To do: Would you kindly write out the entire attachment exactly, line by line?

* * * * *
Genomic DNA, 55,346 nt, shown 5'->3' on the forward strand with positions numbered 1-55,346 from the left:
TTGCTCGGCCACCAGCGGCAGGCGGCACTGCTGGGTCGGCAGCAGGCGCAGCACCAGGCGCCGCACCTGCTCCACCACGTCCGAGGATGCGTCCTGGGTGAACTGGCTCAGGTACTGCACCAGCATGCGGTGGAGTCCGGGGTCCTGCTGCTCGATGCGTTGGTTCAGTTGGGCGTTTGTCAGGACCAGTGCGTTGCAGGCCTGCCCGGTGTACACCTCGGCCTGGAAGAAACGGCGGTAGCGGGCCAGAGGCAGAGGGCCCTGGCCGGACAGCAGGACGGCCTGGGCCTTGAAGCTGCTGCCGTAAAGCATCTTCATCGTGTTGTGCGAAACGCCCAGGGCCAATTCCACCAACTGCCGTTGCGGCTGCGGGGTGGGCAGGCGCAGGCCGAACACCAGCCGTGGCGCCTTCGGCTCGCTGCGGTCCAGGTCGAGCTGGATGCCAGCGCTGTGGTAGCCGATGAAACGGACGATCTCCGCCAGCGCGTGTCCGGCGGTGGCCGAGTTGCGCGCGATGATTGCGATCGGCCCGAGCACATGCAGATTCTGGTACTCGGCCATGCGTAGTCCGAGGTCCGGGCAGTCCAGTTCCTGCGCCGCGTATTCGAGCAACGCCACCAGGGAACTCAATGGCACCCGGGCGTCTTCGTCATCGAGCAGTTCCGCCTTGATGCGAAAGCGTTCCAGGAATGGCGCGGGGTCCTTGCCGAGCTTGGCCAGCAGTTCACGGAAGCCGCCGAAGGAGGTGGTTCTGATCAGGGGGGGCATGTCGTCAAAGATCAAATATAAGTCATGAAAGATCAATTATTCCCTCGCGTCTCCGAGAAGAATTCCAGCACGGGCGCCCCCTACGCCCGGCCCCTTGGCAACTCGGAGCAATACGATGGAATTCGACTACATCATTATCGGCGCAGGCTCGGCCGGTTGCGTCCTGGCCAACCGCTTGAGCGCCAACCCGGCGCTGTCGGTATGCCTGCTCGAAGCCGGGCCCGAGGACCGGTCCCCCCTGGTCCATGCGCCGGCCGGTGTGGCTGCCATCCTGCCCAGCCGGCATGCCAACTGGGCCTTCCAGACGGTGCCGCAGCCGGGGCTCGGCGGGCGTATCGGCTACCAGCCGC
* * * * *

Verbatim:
Genomic DNA, 55,346 nt, shown 5'->3' on the forward strand with positions numbered 1-55,346 from the left:
TTGCTCGGCCACCAGCGGCAGGCGGCACTGCTGGGTCGGCAGCAGGCGCAGCACCAGGCGCCGCACCTGCTCCACCACGTCCGAGGATGCGTCCTGGGTGAACTGGCTCAGGTACTGCACCAGCATGCGGTGGAGTCCGGGGTCCTGCTGCTCGATGCGTTGGTTCAGTTGGGCGTTTGTCAGGACCAGTGCGTTGCAGGCCTGCCCGGTGTACACCTCGGCCTGGAAGAAACGGCGGTAGCGGGCCAGAGGCAGAGGGCCCTGGCCGGACAGCAGGACGGCCTGGGCCTTGAAGCTGCTGCCGTAAAGCATCTTCATCGTGTTGTGCGAAACGCCCAGGGCCAATTCCACCAACTGCCGTTGCGGCTGCGGGGTGGGCAGGCGCAGGCCGAACACCAGCCGTGGCGCCTTCGGCTCGCTGCGGTCCAGGTCGAGCTGGATGCCAGCGCTGTGGTAGCCGATGAAACGGACGATCTCCGCCAGCGCGTGTCCGGCGGTGGCCGAGTTGCGCGCGATGATTGCGATCGGCCCGAGCACATGCAGATTCTGGTACTCGGCCATGCGTAGTCCGAGGTCCGGGCAGTCCAGTTCCTGCGCCGCGTATTCGAGCAACGCCACCAGGGAACTCAATGGCACCCGGGCGTCTTCGTCATCGAGCAGTTCCGCCTTGATGCGAAAGCGTTCCAGGAATGGCGCGGGGTCCTTGCCGAGCTTGGCCAGCAGTTCACGGAAGCCGCCGAAGGAGGTGGTTCTGATCAGGGGGGGCATGTCGTCAAAGATCAAATATAAGTCATGAAAGATCAATTATTCCCTCGCGTCTCCGAGAAGAATTCCAGCACGGGCGCCCCCTACGCCCGGCCCCTTGGCAACTCGGAGCAATACGATGGAATTCGACTACATCATTATCGGCGCAGGCTCGGCCGGTTGCGTCCTGGCCAACCGCTTGAGCGCCAACCCGGCGCTGTCGGTATGCCTGCTCGAAGCCGGGCCCGAGGACCGGTCCCCCCTGGTCCATGCGCCGGCCGGTGTGGCTGCCATCCTGCCCAGCCGGCATGCCAACTGGGCCTTCCAGACGGTGCCGCAGCCGGGGCTCGGCGGGCGTATCGGCTACCAGCCGC